I used to spend my time in hostels - Rampart used to be 9$ canadian a night - but they have become very expensive lately (Louise is currently over 30$ canadian a night, per person, for a bunk in a crowded room), so unless I am up on the Icefields Parkway at Mosquito or Rampart - really nice around New Years or going for Polar Circus or Murchison - I base out of Canmore. I spent many many seasons at the Akai, but it's degraded so now I stay at Rocky Mountain Ski Lodge. Lot's of peeps swear by the Drake, but I like the Ski Lodge. Either is walking distance to Safeway and coffee shop. I spent one trip at the Canmore bunkhouse but found it overrated.

 

I like the Rockies because there are so many different areas to explore. But there is alot of driving involved. Make sure your vehicle is road worthy. That's one characteristic of the area: alot of driving, if things are not completely fat everywhere. Where you go will depend on your climbing level, mostly. The longer, harder routes and plums are generally found along the Icefields Parkway, and in the Ghost, farther from town. The beginner areas are actually quite close to town.

 

Always check avalanche conditions before you climb. People die every year it seems due to avalanches on route here, you must be exceptionly careful.

 

There are bazillions of classics.

 

The routes that stand out in my memory more than most over the last 15 years are

 

* Murchison/But My Daddy's a Psycho in 5+ conditions.

* Professors with Gene one year maybe 1999 in heavy snow, and Professors again, complete, with my wife many years later

* This House of Sky in the Ghost - easy but super fun!

* Polar Circus - it doesnt matter how far you go, you'll have a good time!

* Bourgeau Right Hand with Gene, great day!

* David Thompson country climbs, for a change of pace from the Parkway, including Elliot Left, Two Oclock Falls, 5-7-0, etc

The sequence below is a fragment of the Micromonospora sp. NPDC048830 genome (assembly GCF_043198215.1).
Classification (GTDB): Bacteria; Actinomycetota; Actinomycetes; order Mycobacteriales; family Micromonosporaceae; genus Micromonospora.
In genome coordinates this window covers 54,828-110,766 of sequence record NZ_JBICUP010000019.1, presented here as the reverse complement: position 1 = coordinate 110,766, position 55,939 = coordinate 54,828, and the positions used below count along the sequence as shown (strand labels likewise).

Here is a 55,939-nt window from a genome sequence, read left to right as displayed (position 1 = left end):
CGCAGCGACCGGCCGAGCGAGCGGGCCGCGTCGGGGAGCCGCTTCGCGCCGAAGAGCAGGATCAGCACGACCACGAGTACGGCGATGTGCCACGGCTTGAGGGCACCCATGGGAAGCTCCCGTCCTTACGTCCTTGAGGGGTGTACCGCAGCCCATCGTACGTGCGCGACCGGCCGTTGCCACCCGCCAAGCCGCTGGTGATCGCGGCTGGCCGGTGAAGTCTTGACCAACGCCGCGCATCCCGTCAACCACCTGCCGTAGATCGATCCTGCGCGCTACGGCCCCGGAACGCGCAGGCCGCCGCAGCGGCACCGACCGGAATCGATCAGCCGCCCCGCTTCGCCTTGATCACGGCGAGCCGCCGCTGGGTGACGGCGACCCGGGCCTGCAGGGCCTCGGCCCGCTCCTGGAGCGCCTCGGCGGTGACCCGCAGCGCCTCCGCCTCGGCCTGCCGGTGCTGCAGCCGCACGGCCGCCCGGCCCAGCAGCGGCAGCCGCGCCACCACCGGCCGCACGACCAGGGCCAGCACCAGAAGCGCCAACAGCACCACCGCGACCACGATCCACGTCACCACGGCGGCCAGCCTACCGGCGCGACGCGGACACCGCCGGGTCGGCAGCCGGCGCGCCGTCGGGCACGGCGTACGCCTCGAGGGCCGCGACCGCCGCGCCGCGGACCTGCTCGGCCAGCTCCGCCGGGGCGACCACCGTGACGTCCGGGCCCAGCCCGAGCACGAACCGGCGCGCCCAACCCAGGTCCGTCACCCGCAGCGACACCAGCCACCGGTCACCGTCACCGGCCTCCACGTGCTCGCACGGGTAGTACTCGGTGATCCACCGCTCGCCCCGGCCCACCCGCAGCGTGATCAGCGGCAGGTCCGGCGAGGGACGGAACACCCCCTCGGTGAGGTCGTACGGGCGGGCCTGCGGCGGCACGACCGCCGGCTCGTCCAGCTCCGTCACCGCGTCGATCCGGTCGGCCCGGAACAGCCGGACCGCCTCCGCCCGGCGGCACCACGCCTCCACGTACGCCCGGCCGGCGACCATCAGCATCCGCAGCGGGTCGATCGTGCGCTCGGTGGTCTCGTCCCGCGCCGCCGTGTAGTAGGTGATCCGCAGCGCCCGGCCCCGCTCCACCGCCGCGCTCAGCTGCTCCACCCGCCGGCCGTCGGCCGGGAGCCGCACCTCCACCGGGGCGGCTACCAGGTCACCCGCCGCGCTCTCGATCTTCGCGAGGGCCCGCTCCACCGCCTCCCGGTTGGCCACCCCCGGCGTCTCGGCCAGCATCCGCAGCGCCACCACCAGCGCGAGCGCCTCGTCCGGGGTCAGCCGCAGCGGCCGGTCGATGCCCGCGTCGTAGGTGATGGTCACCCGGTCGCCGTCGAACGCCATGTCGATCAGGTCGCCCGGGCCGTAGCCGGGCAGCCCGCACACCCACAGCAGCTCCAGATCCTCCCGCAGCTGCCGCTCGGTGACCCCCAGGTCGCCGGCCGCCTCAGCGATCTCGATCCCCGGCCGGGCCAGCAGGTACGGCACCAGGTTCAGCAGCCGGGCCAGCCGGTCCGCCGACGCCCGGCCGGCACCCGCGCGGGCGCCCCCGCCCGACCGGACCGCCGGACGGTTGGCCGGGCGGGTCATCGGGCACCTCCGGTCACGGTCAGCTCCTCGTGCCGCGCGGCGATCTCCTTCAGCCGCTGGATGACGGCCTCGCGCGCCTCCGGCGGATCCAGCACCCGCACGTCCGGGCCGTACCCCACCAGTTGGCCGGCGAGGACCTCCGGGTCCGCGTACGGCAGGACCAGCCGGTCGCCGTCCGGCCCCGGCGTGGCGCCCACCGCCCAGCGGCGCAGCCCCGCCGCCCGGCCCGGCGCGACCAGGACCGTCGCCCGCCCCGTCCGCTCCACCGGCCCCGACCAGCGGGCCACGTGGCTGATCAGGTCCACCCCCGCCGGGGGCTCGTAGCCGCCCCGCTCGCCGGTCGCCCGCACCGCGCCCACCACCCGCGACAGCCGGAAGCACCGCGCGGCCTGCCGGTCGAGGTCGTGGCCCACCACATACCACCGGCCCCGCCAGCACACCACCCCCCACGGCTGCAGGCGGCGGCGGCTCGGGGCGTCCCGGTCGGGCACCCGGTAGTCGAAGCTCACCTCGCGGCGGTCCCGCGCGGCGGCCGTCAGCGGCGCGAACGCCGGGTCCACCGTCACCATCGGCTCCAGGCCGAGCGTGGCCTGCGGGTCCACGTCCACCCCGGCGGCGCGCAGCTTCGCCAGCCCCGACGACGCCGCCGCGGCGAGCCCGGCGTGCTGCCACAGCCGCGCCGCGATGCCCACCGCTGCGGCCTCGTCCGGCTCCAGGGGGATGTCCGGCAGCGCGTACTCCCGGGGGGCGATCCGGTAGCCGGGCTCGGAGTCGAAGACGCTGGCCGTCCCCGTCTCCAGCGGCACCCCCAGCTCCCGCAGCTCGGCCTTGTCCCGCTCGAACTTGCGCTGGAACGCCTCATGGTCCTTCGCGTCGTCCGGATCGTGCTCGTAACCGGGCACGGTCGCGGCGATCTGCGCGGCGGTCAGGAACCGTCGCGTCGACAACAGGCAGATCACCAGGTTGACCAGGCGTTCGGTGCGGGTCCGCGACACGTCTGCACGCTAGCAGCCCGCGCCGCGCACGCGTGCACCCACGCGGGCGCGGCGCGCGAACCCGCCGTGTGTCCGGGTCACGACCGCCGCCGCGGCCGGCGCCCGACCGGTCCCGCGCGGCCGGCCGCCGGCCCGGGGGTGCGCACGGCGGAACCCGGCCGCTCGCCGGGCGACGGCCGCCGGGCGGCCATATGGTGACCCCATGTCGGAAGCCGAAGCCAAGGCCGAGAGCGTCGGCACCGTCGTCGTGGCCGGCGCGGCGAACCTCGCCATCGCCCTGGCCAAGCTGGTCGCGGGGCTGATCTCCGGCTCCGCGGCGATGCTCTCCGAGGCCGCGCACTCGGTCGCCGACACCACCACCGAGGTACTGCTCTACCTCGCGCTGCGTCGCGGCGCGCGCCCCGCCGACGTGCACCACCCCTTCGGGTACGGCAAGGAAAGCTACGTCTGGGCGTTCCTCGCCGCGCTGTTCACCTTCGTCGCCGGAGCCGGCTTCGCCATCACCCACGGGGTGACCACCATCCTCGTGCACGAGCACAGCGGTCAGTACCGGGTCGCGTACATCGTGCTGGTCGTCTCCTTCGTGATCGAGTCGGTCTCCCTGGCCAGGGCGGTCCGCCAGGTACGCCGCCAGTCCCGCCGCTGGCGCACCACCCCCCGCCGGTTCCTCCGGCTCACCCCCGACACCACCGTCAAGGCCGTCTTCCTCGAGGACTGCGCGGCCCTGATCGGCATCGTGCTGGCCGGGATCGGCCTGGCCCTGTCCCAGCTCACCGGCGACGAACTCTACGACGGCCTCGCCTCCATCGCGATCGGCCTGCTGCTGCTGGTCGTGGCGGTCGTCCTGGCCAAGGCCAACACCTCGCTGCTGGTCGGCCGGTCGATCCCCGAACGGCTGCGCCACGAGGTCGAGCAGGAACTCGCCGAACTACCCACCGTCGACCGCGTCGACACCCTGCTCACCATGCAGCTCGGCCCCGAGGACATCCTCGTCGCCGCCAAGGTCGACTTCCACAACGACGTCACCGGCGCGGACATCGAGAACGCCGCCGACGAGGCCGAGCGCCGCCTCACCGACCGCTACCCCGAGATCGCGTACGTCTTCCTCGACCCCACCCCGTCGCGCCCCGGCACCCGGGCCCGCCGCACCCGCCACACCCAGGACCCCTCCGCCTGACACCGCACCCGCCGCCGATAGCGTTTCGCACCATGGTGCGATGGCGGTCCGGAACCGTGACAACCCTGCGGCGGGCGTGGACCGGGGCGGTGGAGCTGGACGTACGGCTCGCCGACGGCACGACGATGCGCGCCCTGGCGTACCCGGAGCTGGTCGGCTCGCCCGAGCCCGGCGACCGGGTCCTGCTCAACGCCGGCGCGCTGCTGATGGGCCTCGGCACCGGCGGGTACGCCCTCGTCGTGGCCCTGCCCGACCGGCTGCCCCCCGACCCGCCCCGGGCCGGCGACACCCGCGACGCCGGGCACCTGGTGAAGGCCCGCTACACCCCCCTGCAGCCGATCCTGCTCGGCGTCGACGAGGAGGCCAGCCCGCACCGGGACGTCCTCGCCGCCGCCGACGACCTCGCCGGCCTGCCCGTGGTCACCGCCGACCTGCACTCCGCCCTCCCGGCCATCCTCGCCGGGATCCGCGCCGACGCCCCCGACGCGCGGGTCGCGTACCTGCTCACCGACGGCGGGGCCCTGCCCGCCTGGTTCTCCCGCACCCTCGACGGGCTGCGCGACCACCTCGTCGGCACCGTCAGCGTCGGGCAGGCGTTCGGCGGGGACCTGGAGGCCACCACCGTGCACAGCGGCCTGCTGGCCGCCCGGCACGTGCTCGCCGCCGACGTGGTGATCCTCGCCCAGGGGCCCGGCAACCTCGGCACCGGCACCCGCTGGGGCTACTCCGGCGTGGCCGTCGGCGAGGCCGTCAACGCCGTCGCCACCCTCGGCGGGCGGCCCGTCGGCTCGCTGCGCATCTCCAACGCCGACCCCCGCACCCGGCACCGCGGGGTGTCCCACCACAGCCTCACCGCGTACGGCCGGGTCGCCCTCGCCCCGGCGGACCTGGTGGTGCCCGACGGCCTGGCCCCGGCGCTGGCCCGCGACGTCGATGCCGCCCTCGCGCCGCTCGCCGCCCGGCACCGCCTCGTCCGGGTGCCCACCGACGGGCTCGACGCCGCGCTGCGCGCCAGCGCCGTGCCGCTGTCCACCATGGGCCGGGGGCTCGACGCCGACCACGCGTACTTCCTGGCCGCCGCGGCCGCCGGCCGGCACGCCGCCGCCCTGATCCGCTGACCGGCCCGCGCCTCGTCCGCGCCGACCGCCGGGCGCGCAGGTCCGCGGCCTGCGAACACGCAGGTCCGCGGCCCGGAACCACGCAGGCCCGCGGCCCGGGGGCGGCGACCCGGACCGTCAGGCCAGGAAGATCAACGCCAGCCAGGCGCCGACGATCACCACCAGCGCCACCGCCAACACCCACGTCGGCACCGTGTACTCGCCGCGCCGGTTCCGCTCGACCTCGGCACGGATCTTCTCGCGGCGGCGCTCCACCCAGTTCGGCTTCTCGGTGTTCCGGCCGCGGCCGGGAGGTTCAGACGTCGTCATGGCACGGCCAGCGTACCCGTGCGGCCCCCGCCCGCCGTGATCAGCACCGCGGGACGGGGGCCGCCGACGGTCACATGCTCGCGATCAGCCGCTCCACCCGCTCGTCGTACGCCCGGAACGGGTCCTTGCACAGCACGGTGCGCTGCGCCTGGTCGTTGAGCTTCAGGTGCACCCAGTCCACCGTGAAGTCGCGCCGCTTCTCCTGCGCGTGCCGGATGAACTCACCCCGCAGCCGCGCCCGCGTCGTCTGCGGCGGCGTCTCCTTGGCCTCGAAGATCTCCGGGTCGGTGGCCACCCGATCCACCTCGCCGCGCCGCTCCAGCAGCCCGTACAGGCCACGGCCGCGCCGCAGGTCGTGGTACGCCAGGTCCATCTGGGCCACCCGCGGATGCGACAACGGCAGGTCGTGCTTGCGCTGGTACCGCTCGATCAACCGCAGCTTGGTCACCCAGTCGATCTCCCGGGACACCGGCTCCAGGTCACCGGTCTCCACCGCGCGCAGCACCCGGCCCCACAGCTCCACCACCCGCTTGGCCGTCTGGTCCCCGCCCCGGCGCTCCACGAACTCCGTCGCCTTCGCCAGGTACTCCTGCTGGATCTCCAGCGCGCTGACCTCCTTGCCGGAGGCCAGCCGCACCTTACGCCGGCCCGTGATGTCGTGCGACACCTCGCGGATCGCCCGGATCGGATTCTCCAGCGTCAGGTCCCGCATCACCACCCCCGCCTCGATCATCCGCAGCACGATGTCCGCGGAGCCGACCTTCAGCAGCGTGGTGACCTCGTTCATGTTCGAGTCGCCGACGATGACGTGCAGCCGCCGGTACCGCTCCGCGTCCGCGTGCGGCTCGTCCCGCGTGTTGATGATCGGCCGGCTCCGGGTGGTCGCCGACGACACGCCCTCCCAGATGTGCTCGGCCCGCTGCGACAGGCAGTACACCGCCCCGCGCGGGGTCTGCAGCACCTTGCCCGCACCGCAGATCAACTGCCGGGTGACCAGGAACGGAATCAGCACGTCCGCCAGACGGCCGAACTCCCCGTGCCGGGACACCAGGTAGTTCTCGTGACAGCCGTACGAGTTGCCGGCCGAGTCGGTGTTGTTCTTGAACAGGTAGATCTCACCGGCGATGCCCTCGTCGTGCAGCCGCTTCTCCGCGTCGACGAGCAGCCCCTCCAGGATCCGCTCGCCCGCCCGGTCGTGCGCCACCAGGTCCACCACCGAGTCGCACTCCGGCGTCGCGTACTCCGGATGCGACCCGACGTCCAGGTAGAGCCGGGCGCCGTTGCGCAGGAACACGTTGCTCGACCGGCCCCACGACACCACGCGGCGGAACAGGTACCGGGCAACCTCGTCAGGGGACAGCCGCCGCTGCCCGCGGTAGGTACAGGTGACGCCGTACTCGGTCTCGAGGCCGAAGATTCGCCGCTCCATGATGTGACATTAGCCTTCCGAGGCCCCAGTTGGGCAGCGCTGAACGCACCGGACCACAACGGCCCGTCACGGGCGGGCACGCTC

* Gibraltar Wall

* Hafner is always a good time!

* Stanley Headwall

* Linda Ice Nine

 

Really good mileage days

 

String Pather Falls, Bridal Veil Falls, and Snivelling Gully together back to back for 7 or 8 pitches of WI3-ish.

Valley of the Birds in the Ghost

Tons of other options

 

Some climbs I don't think are worth it

 

Johnson Canyon climbs

Cascade

Selenium Falls

Louise if its crowded, what a zoo!

Bull River Canyon unless it's been hella cold

 

Last but not least, if the weather is decently cold allow for a several-hours soak in Radium Hot Springs on the way back South. At night, in the cold, it's really super nice.

 

 

Hope that helps.

 

 

 

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yet another option...

 

had great experiences holing up at the David Thompson Resort. although unofficially closed in the winter, they will accomodate the ice climber. they put you up in the the employee lodge, which is not a bad gig at all. you get your own room equipped with clean sheets and baseboard heating, showers, iron chef stadium size kitchen, huge lounge loaded with all the amenities to sastify you enterainment needs, washer/dryer... you get the idea. And while your out hacking away, the resort host is willing to drive into Nordegg to fetch supplies, groceries and your beverage(s) of choice at no charge. At the time (’99,’02,’04), the costs were amazingly low, 15-20 us dollars per person per group of 4.

 

Across the road you have the Cline River Gallery... a day’s worth of ice cragging.

A minute or two up the road you have the classics like Elliot's Left Hand, Nothing But the Breast, Kitty Hawk, Five Seven Zero...

30 miles up the road you have(Saskatchewan River Crossing) Oh Le Tabernac and enivorns.

A couple of miles north of Oh Le you have the Lady Wilson – Polar Circus – Weeping Wall corridor.

A couple of miles south of Oh Le you have Murchison – Bow Falls corridor.

 

so, driving-wise from the resort, its not a bad gig for a week's worth of ice.